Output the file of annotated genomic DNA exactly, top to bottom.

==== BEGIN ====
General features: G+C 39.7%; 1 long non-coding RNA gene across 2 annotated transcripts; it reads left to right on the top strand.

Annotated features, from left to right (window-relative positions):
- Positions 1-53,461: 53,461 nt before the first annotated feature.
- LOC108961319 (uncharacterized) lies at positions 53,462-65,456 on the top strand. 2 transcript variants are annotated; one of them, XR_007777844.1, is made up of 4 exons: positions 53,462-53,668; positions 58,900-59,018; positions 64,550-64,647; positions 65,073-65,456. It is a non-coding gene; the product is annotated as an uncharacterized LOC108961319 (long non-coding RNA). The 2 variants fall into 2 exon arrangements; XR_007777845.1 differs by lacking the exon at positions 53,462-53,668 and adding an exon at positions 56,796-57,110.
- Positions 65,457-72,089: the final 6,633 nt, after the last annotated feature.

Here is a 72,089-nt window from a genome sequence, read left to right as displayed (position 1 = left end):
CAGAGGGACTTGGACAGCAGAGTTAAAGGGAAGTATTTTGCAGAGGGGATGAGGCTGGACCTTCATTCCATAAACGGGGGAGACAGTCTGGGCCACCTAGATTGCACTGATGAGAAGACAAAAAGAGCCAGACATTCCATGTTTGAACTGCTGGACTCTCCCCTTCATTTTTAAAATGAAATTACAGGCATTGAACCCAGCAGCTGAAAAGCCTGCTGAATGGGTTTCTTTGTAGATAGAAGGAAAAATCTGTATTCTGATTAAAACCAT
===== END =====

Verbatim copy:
General features: G+C 39.7%; 1 long non-coding RNA gene across 2 annotated transcripts; it reads left to right on the top strand.

Annotated features, from left to right (window-relative positions):
- Positions 1-53,461: 53,461 nt before the first annotated feature.
- LOC108961319 (uncharacterized) lies at positions 53,462-65,456 on the top strand. 2 transcript variants are annotated; one of them, XR_007777844.1, is made up of 4 exons: positions 53,462-53,668; positions 58,900-59,018; positions 64,550-64,647; positions 65,073-65,456. It is a non-coding gene; the product is annotated as an uncharacterized LOC108961319 (long non-coding RNA). The 2 variants fall into 2 exon arrangements; XR_007777845.1 differs by lacking the exon at positions 53,462-53,668 and adding an exon at positions 56,796-57,110.
- Positions 65,457-72,089: the final 6,633 nt, after the last annotated feature.

Here is a 72,089-nt window from a genome sequence, read left to right as displayed (position 1 = left end):
CAGAGGGACTTGGACAGCAGAGTTAAAGGGAAGTATTTTGCAGAGGGGATGAGGCTGGACCTTCATTCCATAAACGGGGGAGACAGTCTGGGCCACCTAGATTGCACTGATGAGAAGACAAAAAGAGCCAGACATTCCATGTTTGAACTGCTGGACTCTCCCCTTCATTTTTAAAATGAAATTACAGGCATTGAACCCAGCAGCTGAAAAGCCTGCTGAATGGGTTTCTTTGTAGATAGAAGGAAAAATCTGTATTCTGATTAAAACCAT